This World Heritage Week, Explore South African Heritage Sites Through Your Screen – Adarsh Maharashtra

Every nation, every culture in the world holds sacred what has been passed on for generations. Be it valuable traditions, art forms, culinary methods, or monuments that stand out and rightfully take their place in history books. 

In an effort to recognize, celebrate and preserve such monuments and sites across borders and cultures, the UNESCO recognizes November 19th to 25th each year as World Heritage Week. Defined as a “natural or man-made area or a structure that is of international importance, and space which requires special protection,” World Heritage Sites hold cultural and physical significance.

While India continues to face pandemic-induced travel restrictions and border closures, we can still celebrate these sites through our screens, until it is okay to physically pay homage to them once again! Cause no matter where they are, these sites are our shared responsibility after all.

Read on to find out where to participate in virtual tours of two such South African World Heritage Sites, and share in their rich culture – all from the comfort of your homes:

Robben Island, near Cape Town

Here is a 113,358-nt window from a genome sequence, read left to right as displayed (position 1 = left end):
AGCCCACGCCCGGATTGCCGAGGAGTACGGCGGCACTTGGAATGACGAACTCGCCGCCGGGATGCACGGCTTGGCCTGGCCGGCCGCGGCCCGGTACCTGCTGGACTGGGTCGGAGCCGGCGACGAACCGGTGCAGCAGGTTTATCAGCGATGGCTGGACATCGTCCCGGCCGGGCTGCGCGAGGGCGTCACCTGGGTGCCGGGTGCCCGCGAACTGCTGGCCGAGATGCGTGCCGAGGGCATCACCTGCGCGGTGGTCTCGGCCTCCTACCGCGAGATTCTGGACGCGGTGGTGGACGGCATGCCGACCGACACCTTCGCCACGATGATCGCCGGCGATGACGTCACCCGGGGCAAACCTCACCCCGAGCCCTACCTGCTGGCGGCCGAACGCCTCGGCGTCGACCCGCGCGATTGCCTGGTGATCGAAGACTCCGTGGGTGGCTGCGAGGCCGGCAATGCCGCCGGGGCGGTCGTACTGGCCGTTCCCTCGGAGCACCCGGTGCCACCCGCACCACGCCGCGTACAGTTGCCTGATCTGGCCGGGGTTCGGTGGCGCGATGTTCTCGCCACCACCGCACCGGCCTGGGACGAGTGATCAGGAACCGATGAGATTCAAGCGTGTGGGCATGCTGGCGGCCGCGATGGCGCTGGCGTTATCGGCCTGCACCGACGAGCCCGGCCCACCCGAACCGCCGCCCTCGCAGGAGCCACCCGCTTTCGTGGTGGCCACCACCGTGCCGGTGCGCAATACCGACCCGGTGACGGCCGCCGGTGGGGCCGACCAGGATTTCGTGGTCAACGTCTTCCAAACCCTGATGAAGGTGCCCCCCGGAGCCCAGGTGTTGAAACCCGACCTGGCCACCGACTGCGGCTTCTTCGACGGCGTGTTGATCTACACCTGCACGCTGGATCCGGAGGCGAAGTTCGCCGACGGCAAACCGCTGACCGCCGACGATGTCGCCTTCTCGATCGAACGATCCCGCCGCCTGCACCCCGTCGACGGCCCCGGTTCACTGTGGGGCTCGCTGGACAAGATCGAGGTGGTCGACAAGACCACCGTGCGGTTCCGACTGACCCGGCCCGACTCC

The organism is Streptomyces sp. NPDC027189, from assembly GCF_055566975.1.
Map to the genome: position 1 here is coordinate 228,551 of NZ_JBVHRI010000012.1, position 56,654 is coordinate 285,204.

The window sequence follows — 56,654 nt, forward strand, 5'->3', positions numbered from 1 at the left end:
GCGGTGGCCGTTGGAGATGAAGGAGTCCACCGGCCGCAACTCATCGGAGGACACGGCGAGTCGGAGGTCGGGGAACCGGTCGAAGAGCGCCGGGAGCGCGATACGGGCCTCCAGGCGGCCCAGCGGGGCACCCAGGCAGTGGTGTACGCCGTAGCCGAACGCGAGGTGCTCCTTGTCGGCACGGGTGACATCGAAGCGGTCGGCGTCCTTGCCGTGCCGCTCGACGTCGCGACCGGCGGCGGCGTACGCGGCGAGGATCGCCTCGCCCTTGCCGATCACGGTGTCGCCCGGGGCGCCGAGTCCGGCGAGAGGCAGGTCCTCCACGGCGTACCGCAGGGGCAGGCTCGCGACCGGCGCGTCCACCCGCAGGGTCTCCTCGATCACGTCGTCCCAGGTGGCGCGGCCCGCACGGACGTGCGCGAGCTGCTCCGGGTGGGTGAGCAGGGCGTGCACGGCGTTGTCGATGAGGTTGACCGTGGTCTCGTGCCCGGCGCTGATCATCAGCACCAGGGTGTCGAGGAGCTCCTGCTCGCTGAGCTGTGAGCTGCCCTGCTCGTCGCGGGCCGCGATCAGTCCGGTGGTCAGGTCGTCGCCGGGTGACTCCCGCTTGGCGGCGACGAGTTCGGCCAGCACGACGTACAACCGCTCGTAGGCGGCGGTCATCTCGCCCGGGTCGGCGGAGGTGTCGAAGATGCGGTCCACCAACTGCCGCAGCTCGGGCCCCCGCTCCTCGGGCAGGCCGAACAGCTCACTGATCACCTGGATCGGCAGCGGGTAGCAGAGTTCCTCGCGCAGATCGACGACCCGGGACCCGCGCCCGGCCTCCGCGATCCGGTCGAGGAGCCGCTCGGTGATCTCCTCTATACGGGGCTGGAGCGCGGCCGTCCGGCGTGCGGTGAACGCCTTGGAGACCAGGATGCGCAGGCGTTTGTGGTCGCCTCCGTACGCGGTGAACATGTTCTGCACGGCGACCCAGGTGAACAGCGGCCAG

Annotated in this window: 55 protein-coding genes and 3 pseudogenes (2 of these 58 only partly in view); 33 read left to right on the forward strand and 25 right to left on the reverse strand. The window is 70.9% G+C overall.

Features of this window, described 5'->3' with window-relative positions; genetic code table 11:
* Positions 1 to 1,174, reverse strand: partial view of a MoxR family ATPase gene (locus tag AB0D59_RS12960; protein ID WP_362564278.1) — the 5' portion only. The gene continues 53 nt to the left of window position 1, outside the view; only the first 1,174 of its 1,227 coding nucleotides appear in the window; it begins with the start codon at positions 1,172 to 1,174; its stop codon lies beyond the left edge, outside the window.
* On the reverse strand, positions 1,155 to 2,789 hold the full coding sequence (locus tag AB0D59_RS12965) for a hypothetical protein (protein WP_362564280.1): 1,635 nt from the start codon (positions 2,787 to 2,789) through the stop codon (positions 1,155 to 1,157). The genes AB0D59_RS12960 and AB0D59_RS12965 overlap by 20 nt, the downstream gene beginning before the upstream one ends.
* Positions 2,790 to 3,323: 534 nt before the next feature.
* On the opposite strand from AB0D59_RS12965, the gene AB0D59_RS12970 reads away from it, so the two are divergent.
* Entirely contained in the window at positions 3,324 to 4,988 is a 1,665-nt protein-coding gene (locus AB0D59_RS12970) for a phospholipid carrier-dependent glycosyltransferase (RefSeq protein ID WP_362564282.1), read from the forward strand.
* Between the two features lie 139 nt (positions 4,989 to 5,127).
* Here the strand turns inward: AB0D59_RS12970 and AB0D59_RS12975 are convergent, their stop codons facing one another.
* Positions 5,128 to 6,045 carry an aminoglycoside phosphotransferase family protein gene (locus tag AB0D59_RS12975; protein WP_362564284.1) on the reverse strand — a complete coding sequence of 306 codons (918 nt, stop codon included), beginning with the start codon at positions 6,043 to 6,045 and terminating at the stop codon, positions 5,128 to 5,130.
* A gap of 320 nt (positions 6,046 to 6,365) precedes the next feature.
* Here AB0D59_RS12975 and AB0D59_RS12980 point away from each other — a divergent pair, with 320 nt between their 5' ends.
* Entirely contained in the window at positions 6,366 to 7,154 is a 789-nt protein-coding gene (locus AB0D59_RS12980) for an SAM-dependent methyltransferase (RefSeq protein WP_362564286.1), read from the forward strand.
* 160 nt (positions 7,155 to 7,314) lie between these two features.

Nelson Mandela spent 18 immensely challenging years in prison on this little island situated less than 5 miles off the coast of Cape Town and yet emerged from it filled with forgiveness instead of hatred. Robben Island is now a World Heritage site and museum. Although from the 17th to the 20th century the island was a place of imprisonment – today it is a beacon of hope and a place where visitors can gain some insight into the life and times of Nelson Mandela and fellow freedom fighters. 

Google offers a narrated tour – complete with a visit to Mandela’s 6.5 x 6.5 foot cell – led by Vusumsi Mcongo, an anti-Apartheid activist who was imprisoned on Robben Island from 1978-1990.

Link to tour:

Cradle of Humankind, Gauteng

 The Cradle of Humankind is one of the eight World Heritage Sites in South Africa. The landscape is dotted with subterranean limestone caves that have turned up a rich fossil record for human evolutionary studies, which lend credence to the ‘Out of Africa’ theory of where our ancestors came from. It is known as the birthplace of humankind, visit here is a history lesson not only for the kids but adults alike as well as an opportunity for animal watching, as it’s also home to diverse animal, plant and bird life. Aside from a visit to the Sterkfontein Caves and Maropeng, the official visitor centre of the Cradle of Humankind, ‘the Cradle’ as it is locally known, is also a playground for the people of Gauteng.  

360° interactive images of Sterkfontein Caves, created by South African photographer John Gore, consist of a number of individual photos stitched together. As you navigate them you can click on certain areas to view the images in more detail. 

Link to interactive images:

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